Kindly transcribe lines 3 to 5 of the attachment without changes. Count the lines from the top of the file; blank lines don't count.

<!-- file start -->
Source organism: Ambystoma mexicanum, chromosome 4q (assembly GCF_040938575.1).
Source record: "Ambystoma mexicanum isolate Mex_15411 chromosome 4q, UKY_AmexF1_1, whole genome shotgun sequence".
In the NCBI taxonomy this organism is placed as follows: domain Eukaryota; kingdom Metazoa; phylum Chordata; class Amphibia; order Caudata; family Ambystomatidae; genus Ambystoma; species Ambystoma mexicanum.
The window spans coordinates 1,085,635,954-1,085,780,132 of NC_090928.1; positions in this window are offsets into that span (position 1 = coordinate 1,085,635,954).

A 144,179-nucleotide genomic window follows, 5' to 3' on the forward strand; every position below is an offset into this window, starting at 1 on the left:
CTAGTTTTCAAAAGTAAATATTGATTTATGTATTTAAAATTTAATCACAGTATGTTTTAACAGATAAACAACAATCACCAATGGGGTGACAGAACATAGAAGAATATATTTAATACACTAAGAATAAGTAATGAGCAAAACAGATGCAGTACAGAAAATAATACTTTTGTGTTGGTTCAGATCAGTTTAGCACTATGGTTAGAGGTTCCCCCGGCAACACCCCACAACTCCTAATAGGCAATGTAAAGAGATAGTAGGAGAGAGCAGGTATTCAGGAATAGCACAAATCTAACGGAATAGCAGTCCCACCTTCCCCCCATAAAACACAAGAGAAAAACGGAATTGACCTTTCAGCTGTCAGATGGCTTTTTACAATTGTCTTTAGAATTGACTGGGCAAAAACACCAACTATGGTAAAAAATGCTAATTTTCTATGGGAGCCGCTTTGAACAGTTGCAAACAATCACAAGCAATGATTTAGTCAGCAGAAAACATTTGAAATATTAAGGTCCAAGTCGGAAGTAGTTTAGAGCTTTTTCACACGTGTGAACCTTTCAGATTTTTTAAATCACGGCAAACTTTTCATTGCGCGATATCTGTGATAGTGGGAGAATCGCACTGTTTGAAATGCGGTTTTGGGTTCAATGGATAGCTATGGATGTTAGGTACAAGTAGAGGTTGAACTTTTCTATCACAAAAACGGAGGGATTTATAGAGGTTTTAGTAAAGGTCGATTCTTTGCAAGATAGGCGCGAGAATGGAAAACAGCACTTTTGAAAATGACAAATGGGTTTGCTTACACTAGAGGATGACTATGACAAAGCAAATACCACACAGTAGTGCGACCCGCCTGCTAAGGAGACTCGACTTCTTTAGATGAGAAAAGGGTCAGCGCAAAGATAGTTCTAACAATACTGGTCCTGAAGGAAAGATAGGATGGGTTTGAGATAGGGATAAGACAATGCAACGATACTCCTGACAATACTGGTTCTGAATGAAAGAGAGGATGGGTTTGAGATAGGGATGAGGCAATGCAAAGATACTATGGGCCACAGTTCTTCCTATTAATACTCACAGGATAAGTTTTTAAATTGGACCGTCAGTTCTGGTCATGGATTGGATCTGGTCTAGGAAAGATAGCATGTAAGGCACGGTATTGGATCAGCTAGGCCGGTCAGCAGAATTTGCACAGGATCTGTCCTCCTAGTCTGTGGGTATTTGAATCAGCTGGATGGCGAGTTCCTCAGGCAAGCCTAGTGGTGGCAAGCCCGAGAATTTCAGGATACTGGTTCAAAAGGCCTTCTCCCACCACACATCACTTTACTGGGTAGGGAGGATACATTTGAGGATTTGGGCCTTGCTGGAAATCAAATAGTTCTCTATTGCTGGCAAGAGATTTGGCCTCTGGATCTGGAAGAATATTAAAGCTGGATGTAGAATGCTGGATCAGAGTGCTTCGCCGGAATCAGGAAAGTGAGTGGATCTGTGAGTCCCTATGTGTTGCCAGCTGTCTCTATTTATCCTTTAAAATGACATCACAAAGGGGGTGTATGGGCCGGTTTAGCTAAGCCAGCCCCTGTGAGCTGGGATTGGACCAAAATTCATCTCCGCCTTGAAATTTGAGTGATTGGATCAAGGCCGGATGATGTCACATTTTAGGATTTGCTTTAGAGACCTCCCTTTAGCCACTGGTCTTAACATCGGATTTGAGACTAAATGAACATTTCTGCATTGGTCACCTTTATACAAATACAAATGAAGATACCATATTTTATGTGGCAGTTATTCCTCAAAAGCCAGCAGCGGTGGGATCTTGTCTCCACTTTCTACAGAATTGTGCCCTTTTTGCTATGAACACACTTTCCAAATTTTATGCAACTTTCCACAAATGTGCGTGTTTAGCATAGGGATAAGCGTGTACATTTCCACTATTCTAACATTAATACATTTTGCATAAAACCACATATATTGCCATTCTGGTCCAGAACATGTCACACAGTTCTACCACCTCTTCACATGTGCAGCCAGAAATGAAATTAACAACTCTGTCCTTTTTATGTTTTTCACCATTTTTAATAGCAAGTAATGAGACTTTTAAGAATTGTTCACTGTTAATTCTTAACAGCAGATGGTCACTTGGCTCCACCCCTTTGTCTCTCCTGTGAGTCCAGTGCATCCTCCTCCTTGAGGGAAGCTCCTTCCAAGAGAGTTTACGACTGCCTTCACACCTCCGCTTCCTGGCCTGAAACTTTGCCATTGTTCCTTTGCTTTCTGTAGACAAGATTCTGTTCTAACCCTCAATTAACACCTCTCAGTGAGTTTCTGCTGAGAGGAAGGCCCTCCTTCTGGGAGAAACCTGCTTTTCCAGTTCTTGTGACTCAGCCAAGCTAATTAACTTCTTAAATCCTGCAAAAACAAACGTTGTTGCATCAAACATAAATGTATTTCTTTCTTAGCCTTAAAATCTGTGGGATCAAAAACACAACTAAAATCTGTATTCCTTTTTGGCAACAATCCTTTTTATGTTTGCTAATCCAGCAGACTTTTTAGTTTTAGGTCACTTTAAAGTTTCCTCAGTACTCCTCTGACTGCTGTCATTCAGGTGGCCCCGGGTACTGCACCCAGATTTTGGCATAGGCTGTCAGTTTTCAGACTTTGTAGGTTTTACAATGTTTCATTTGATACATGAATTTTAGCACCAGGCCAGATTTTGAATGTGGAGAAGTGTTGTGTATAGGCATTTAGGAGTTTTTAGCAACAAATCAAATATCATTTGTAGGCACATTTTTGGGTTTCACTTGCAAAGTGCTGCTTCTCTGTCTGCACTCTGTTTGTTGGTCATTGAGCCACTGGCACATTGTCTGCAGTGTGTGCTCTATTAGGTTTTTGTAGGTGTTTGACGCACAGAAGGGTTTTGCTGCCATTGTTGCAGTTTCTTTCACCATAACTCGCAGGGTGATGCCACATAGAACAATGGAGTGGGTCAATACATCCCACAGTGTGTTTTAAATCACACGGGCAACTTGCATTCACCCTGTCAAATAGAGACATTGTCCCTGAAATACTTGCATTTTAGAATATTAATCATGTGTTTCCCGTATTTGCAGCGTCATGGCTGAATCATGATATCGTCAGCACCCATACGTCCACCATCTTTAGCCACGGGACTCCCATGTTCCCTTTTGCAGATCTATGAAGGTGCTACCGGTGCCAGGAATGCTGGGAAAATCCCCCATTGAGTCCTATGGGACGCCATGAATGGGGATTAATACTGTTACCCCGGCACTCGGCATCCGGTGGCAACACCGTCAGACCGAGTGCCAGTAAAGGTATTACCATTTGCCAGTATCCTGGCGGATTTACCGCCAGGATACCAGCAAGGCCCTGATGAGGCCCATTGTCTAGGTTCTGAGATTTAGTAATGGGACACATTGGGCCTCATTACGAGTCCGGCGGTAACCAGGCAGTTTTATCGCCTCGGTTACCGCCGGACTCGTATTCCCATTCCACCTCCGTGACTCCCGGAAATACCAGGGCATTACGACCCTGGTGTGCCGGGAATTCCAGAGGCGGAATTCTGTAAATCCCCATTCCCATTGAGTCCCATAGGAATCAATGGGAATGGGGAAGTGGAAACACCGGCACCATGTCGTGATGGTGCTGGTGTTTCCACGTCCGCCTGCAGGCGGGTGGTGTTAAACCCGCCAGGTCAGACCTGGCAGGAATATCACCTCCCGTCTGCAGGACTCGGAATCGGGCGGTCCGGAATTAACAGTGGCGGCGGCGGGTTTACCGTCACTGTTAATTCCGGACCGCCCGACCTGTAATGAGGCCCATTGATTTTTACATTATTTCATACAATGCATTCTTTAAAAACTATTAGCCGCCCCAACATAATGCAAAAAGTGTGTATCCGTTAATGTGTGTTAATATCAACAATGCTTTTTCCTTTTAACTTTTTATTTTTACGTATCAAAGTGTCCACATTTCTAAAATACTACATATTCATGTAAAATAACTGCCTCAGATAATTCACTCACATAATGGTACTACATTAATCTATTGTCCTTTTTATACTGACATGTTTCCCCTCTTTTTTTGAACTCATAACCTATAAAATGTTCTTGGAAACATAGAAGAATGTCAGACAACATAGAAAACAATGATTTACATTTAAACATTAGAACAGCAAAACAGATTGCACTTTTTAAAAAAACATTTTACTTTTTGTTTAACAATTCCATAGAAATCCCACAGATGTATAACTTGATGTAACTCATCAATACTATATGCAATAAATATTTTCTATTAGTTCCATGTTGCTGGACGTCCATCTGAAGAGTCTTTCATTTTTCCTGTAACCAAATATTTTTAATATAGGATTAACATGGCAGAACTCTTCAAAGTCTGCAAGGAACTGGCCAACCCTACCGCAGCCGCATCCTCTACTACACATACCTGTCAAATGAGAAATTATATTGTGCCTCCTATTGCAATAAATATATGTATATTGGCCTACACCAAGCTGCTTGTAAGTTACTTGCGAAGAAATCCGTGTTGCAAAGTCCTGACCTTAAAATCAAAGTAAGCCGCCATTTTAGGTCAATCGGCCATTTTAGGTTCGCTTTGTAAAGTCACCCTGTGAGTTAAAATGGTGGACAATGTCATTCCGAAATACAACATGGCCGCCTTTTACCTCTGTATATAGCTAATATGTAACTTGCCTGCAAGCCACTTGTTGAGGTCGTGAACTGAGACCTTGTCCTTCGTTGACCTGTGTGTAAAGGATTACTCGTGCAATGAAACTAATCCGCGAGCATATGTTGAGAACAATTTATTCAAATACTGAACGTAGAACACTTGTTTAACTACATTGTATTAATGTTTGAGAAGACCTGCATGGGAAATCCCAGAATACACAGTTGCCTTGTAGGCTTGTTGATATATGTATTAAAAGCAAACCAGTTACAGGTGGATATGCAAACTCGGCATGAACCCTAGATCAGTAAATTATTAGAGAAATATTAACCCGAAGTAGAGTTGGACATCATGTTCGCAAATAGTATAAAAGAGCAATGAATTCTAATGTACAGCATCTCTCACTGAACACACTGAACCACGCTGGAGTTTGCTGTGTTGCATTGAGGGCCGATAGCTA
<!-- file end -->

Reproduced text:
In the NCBI taxonomy this organism is placed as follows: domain Eukaryota; kingdom Metazoa; phylum Chordata; class Amphibia; order Caudata; family Ambystomatidae; genus Ambystoma; species Ambystoma mexicanum.
The window spans coordinates 1,085,635,954-1,085,780,132 of NC_090928.1; positions in this window are offsets into that span (position 1 = coordinate 1,085,635,954).

A 144,179-nucleotide genomic window follows, 5' to 3' on the forward strand; every position below is an offset into this window, starting at 1 on the left: